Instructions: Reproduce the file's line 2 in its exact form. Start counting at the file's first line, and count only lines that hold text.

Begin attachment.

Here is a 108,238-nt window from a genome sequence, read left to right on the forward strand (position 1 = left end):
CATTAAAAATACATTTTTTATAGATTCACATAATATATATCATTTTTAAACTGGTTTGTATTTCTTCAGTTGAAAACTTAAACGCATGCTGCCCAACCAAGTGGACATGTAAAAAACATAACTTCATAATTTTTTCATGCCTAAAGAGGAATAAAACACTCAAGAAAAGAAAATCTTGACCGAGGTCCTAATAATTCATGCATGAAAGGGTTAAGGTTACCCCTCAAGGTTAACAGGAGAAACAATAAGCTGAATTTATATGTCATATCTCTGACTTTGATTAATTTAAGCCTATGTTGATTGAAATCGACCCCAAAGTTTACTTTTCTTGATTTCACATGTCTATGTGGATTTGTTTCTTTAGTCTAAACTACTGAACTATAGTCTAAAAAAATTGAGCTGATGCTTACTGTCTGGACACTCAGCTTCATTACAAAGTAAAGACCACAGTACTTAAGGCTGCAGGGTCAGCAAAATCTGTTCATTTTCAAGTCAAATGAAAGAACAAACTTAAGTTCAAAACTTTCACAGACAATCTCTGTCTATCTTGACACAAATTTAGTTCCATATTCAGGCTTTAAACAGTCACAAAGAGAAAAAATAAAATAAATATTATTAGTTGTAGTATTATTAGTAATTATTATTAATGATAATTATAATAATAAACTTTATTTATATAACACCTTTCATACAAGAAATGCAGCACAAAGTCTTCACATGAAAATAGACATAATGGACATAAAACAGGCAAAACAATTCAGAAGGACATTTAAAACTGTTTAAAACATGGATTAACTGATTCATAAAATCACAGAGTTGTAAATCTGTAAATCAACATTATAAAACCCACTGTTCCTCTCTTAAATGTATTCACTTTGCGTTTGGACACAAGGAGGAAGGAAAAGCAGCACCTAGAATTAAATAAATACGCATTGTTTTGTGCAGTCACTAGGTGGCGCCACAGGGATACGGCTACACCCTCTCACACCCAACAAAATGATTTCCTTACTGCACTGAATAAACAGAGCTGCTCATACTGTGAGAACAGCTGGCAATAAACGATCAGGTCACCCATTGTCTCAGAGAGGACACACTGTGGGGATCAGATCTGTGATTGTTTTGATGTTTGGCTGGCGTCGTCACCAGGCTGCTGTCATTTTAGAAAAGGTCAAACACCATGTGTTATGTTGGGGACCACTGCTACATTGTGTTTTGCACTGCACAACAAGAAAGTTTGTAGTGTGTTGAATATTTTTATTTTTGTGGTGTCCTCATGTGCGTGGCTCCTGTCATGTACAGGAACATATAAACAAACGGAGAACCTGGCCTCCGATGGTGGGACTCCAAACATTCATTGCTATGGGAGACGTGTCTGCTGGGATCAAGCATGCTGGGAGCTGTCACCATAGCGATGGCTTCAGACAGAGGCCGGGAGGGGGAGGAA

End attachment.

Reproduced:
CATTAAAAATACATTTTTTATAGATTCACATAATATATATCATTTTTAAACTGGTTTGTATTTCTTCAGTTGAAAACTTAAACGCATGCTGCCCAACCAAGTGGACATGTAAAAAACATAACTTCATAATTTTTTCATGCCTAAAGAGGAATAAAACACTCAAGAAAAGAAAATCTTGACCGAGGTCCTAATAATTCATGCATGAAAGGGTTAAGGTTACCCCTCAAGGTTAACAGGAGAAACAATAAGCTGAATTTATATGTCATATCTCTGACTTTGATTAATTTAAGCCTATGTTGATTGAAATCGACCCCAAAGTTTACTTTTCTTGATTTCACATGTCTATGTGGATTTGTTTCTTTAGTCTAAACTACTGAACTATAGTCTAAAAAAATTGAGCTGATGCTTACTGTCTGGACACTCAGCTTCATTACAAAGTAAAGACCACAGTACTTAAGGCTGCAGGGTCAGCAAAATCTGTTCATTTTCAAGTCAAATGAAAGAACAAACTTAAGTTCAAAACTTTCACAGACAATCTCTGTCTATCTTGACACAAATTTAGTTCCATATTCAGGCTTTAAACAGTCACAAAGAGAAAAAATAAAATAAATATTATTAGTTGTAGTATTATTAGTAATTATTATTAATGATAATTATAATAATAAACTTTATTTATATAACACCTTTCATACAAGAAATGCAGCACAAAGTCTTCACATGAAAATAGACATAATGGACATAAAACAGGCAAAACAATTCAGAAGGACATTTAAAACTGTTTAAAACATGGATTAACTGATTCATAAAATCACAGAGTTGTAAATCTGTAAATCAACATTATAAAACCCACTGTTCCTCTCTTAAATGTATTCACTTTGCGTTTGGACACAAGGAGGAAGGAAAAGCAGCACCTAGAATTAAATAAATACGCATTGTTTTGTGCAGTCACTAGGTGGCGCCACAGGGATACGGCTACACCCTCTCACACCCAACAAAATGATTTCCTTACTGCACTGAATAAACAGAGCTGCTCATACTGTGAGAACAGCTGGCAATAAACGATCAGGTCACCCATTGTCTCAGAGAGGACACACTGTGGGGATCAGATCTGTGATTGTTTTGATGTTTGGCTGGCGTCGTCACCAGGCTGCTGTCATTTTAGAAAAGGTCAAACACCATGTGTTATGTTGGGGACCACTGCTACATTGTGTTTTGCACTGCACAACAAGAAAGTTTGTAGTGTGTTGAATATTTTTATTTTTGTGGTGTCCTCATGTGCGTGGCTCCTGTCATGTACAGGAACATATAAACAAACGGAGAACCTGGCCTCCGATGGTGGGACTCCAAACATTCATTGCTATGGGAGACGTGTCTGCTGGGATCAAGCATGCTGGGAGCTGTCACCATAGCGATGGCTTCAGACAGAGGCCGGGAGGGGGAGGAA